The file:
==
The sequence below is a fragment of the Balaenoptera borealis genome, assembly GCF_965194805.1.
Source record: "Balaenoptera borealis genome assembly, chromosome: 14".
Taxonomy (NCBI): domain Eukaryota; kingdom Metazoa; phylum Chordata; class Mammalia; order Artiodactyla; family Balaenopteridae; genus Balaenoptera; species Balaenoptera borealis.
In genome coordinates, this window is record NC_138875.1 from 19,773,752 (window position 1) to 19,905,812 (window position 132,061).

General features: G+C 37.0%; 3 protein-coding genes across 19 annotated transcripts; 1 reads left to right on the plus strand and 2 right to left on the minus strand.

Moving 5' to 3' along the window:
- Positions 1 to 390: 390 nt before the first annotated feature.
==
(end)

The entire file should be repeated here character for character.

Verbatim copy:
The sequence below is a fragment of the Balaenoptera borealis genome, assembly GCF_965194805.1.
Source record: "Balaenoptera borealis genome assembly, chromosome: 14".
Taxonomy (NCBI): domain Eukaryota; kingdom Metazoa; phylum Chordata; class Mammalia; order Artiodactyla; family Balaenopteridae; genus Balaenoptera; species Balaenoptera borealis.
In genome coordinates, this window is record NC_138875.1 from 19,773,752 (window position 1) to 19,905,812 (window position 132,061).

General features: G+C 37.0%; 3 protein-coding genes across 19 annotated transcripts; 1 reads left to right on the plus strand and 2 right to left on the minus strand.

Moving 5' to 3' along the window:
- Positions 1 to 390: 390 nt before the first annotated feature.